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HOME TECHNOLOGY : Satellite Dishes Offer Full Plate of Options

June 26, 1993|From Associated Press

Some video experts believe that satellite dishes, which have become a major part of the American landscape, are doomed to become extinct. They predict that Direct Broadcast Systems, such as the new DirecTV, will replace the big, concave antennas that capture signals from satellites orbiting in space. DirecTV is expected to be introduced by Hughes Communications in 1994.

The Hughes system, which will deliver more than 100 channels of digital TV, operates with a small, 18-inch dish that picks up signals transmitted from a new high-powered satellite.

However, don't hold your breath waiting for the big dishes to vanish, advises Video Magazine. In countries where direct broadcast systems have been introduced, they have not replaced the older satellite receivers.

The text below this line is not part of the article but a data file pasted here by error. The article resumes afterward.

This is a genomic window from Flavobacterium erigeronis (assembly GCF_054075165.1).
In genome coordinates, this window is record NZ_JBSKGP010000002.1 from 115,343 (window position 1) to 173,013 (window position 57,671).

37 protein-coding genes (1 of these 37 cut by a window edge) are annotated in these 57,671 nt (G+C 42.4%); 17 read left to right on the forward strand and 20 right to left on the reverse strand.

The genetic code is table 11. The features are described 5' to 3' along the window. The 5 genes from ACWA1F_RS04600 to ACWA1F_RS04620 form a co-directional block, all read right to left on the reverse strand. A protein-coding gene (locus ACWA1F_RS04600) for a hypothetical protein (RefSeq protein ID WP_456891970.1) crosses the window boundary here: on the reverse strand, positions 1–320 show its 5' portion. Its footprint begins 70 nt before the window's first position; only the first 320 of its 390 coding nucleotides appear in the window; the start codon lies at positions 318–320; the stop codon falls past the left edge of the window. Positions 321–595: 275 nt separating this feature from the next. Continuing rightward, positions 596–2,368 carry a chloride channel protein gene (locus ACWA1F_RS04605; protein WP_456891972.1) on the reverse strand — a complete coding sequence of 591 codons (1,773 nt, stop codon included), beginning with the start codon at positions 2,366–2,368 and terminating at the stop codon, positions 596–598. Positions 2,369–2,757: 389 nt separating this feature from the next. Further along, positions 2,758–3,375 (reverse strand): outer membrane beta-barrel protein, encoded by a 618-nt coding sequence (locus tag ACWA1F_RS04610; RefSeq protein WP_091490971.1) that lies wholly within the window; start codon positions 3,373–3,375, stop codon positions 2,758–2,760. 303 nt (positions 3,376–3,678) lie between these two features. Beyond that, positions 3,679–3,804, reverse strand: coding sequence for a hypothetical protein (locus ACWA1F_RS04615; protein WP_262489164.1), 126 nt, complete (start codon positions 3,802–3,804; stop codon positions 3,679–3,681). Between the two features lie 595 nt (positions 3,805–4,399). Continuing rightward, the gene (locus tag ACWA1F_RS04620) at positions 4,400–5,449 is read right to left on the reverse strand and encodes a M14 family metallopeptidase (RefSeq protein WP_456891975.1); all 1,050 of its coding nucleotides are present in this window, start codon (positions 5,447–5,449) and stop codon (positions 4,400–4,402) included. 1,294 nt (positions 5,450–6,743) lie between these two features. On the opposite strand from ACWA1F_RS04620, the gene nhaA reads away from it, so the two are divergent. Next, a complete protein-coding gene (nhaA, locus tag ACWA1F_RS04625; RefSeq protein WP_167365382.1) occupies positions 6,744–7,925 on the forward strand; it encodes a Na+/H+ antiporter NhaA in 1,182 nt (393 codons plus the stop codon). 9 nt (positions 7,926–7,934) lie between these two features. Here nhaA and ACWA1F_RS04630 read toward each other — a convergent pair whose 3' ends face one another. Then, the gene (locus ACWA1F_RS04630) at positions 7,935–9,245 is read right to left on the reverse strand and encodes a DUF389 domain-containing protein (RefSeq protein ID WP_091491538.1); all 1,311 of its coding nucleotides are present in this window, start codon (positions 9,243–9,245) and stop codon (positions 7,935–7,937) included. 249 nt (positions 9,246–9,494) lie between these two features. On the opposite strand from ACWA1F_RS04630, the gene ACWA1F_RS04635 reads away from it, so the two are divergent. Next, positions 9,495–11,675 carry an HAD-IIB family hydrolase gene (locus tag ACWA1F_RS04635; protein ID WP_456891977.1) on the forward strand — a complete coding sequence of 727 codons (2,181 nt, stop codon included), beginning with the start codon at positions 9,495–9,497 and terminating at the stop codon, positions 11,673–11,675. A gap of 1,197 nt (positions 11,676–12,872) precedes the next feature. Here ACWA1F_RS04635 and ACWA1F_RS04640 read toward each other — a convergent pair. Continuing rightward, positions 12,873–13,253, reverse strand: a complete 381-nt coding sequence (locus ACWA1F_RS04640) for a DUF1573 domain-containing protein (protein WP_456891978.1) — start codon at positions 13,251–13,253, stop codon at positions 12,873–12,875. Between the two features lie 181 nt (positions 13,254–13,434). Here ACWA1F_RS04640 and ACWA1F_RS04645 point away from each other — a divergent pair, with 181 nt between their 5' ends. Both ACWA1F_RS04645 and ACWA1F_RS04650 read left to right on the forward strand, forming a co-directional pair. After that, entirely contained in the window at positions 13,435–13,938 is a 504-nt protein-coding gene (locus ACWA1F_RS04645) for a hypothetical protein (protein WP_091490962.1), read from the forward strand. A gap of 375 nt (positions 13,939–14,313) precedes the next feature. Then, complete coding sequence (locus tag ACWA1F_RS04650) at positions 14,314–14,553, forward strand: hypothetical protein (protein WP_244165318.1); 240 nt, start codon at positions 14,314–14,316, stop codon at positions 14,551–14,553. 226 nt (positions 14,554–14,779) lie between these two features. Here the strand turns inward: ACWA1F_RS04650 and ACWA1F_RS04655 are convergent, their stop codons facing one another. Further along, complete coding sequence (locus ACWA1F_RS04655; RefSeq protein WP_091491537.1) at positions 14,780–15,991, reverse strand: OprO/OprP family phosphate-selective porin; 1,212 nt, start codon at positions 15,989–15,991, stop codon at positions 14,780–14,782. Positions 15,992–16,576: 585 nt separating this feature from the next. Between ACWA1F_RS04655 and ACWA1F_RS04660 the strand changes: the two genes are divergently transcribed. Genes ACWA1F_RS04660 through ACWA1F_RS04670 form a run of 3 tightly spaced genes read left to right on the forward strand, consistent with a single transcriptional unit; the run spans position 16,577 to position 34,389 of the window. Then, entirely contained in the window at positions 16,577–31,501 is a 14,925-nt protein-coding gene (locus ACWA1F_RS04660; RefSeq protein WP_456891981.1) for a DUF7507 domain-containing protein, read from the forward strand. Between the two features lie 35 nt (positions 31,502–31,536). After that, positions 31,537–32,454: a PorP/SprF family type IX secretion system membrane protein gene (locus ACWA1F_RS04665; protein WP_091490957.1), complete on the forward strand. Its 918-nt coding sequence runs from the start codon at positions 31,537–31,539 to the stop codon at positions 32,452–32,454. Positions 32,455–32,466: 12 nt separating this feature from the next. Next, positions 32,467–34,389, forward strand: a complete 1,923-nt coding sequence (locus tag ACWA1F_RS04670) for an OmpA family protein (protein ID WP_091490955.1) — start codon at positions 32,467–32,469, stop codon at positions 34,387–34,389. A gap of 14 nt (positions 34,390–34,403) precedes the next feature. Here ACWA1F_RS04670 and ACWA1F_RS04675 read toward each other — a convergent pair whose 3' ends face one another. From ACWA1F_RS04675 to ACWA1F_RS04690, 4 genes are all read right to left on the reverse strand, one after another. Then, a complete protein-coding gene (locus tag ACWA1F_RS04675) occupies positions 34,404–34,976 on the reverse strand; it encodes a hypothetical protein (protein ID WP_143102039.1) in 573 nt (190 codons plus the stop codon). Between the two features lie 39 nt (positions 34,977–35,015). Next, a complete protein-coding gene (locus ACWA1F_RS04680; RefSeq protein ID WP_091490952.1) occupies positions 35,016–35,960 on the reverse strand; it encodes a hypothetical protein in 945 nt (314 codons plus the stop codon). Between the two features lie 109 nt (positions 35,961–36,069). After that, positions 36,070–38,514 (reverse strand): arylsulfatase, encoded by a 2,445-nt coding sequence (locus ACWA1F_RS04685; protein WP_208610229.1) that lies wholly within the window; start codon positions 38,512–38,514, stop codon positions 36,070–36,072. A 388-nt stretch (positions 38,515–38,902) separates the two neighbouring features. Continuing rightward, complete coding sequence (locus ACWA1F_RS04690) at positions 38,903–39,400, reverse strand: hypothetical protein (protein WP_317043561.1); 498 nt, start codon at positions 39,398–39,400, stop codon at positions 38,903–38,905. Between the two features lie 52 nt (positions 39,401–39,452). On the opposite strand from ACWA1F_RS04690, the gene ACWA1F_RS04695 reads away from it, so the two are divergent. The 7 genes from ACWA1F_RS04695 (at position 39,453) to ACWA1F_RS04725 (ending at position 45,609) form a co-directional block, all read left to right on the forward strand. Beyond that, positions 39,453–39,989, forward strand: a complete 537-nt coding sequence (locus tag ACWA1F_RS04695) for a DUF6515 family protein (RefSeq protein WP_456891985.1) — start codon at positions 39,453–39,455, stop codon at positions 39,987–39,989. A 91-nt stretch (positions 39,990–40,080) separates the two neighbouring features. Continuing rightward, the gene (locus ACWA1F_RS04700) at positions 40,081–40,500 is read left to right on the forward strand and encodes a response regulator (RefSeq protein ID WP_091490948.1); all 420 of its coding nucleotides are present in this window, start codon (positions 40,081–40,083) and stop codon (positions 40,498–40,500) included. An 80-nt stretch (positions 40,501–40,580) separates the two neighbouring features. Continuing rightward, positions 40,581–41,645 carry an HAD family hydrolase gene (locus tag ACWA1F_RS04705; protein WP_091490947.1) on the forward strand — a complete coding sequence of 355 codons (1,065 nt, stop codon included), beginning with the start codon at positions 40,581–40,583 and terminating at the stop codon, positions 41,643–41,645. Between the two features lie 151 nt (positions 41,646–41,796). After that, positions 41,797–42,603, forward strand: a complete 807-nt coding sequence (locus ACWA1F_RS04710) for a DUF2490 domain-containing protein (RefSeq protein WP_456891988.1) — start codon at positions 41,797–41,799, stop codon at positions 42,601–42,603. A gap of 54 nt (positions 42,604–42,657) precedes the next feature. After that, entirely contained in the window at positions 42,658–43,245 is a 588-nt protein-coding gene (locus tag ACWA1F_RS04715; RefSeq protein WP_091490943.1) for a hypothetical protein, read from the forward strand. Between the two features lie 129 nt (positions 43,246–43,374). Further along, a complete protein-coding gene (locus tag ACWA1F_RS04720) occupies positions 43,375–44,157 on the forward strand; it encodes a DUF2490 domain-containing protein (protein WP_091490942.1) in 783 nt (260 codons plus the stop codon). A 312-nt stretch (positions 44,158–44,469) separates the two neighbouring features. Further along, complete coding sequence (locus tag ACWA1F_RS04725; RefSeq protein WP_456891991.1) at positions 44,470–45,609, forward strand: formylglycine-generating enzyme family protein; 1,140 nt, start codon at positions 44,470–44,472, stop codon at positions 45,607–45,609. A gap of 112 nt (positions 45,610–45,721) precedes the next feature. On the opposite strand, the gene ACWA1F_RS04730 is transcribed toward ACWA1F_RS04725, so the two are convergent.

One reason for this is that much more programming is becoming available over the older satellite dishes. The satellite industry has finally solved the signal-theft problem. This allows more programming to be put on the satellite without fear of having offerings pilfered. Last fall, a new scrambling system from General Instrument was put into service, cutting channel poaching from about 30% to virtually zero.

Another reason for the continuing popularity of the big dishes is that the manufacturers of dish receiver units have come up with new features that should keep their products in America's back yards and on its rooftops for some time.

For example, R.L. Drake is manufacturing a receiver that lets different family members program individual lists of favorite channels to pop up in separate on-screen windows. Drake's receivers offer on-screen menus in English and Spanish.

In addition, Toshiba's latest receivers allow viewers to order pay-per-view events without picking up the phone. The receivers incorporate a built-in modem, which, when commanded by the unit's remote control, dials a number and places the order. The Toshiba receivers also offer on-screen display menus and favorite-channel programming.

But perhaps the most important reason for the continuation of the satellite-based system with its huge antennas is that it is generally cheaper than cable-type TV. For about $40 a month, the owner of a dish can get every basic, premium and other service available.

That's a deal that will remain hard to beat.

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